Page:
How to sort and find records in datasheet mode

How do I sort records generally?

When sorting records in table datasheet mode, please note the method is slightly differently to Microsoft Excel. As you are probably familiar with, in Microsoft Excel, you have to highlight all the columns in the spreadsheet, choose the Sort... menu command, specify the column(s) for sorting, choose ascending or descending, and click the Sort button.

In Microsoft Access, you don't have to worry about selecting all the columns. When sorting records, highlight the column you want the sorting to take place. For example, if you have a field name called Last Names and you want to sort the records by last names in ascending order, highlight the Last Name column. Highlighting involves clicking on the field name at the top of the column.

Now to tell Microsoft Access to sort the records, choose the menu command Records>Sort>Sort Ascending or Records>Sort>Sort Descending. All the records are moved around such that the data in the column you want sorted will appear in the correct order.

How do I find records generally?

Finding records in table datasheet mode is called filtering in the language of Microsoft Access.

The best way to understand how to filter records is by an example. Suppose you want to find duplicate records for an individual. To find such records, you could search by the individual's last name and see whether Microsoft Access will filter out more than 1 record satisfying the correct criteria in the Last Name field (or column).

Suppose you have a particular last name in mind, say Smith. To see how many records have the same last name, look at the Last Name column. Go down the column and find the first instance of the name Smith. This will become our criteria for Microsoft Access to search or filter by. Click the right button on the mouse while the cursor is on top of the last name you have chosen (i.e. Smith). A pop-up menu appears. Choose "Filter by Selection". Microsoft Access automatically filters out and displays all the records satisfying the criteria. In other words, all records having the last name "Smith" will be shown.

Do you want to do further filtering on the filtered records? No problems. Choose another cell you want to search by (can be in any other column) in the filtered table and select "Filter by Selection" in the same way. The table will get smaller and more refined to suit your type of analysis.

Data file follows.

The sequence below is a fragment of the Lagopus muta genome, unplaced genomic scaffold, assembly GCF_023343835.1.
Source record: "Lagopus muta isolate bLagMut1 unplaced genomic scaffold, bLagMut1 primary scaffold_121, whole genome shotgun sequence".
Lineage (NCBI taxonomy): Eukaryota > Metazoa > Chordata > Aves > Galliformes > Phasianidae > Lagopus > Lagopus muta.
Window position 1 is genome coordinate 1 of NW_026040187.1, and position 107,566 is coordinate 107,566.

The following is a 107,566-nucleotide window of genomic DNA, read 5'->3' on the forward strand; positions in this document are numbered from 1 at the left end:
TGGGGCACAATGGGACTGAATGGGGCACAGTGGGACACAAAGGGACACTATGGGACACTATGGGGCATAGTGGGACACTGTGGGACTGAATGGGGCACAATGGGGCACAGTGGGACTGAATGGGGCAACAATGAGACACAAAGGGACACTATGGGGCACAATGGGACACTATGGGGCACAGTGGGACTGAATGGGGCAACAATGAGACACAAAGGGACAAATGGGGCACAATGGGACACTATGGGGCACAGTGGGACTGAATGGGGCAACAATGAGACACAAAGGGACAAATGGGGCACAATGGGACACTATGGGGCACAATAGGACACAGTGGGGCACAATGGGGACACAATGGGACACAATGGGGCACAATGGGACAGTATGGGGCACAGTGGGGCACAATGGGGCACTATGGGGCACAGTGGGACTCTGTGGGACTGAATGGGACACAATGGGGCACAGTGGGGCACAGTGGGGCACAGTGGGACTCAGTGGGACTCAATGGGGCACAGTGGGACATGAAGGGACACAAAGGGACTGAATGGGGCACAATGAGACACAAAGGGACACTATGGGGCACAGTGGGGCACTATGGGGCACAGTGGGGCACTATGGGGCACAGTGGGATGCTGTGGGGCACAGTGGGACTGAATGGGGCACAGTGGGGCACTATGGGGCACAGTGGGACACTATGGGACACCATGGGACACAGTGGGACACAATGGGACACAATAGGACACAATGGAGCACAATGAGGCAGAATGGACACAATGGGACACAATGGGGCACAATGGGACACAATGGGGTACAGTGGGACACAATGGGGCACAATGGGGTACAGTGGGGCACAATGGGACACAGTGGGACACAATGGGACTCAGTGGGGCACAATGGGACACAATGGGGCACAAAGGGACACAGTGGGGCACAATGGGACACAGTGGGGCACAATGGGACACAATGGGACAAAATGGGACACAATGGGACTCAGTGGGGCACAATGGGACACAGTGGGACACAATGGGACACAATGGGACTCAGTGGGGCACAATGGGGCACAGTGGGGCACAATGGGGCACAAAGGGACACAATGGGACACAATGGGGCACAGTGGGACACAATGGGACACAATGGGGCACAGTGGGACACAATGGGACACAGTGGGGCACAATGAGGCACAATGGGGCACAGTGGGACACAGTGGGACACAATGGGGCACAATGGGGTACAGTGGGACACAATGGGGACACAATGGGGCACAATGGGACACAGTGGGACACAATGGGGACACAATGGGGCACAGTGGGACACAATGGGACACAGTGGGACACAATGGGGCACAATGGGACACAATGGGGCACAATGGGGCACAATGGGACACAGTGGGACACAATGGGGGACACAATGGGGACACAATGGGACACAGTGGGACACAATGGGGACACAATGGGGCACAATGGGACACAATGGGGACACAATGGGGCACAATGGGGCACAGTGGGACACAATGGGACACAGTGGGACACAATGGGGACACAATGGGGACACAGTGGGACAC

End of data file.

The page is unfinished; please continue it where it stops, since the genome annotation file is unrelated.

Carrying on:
For slightly more sophisticated and flexible filtering, it is recommended you choose Records>Filter>Advanced Filter/SortÉ in the menu command. This gives you full control of filtering/searching as well as sorting records. By choosing this advanced filtering mode, you will be shown a filtering window with Table 1 appearing in the top half (this is Microsoft Access' way of saying it knows which table you are referring to). In the lower half of the window is the place where you can make any number of filters (recorded in columns) to take place simultaneously.

For simplicity sake, let us do a simple filter. Suppose you want to filter out those records whose date of birth of the individuals are after 1/1/1980. To create this filter:

  1. Click into the white box next to the word "Field:". A little arrow will appear in the small grey box letting you know there is a pop-up menu for selecting your preferred field.
  2. Choose the "Date of Birth" field from the pop-up menu (assuming your table has a field with this name).
  3. You have the choice of sorting the filtered (or found) records in the box below (next to "Sort:"). The default value is to sort in ascending order. But you can choose no sorting whatsoever.
  4. Now comes the critical part of the filtering process. You have to tell Microsoft Access what it is you are looking for. Click into the white box next to "Criteria:"
  5. Type ">1/1/1980" (without the quotation marks).
  6. When you are ready to tell Microsoft Access to filter and sort, go under the Filter menu command and choose Apply Filter/Sort...

With a bit of luck, the records should be filtered (and sorted) exactly as you wanted.

It is not sorting my records properly. What's happening?

Microsoft Access, although powerful in the things it can do, is actually a pretty dumb program. It doesn't know the field type in the column you have selected is wrong. For example you may have the Date of Birth field defined in Table Design mode as Text when in fact it should be in the Date format.

Change the field type. Otherwise the sorting procedure will not work and Microsoft Access will be left bewildered in what it is you want to do.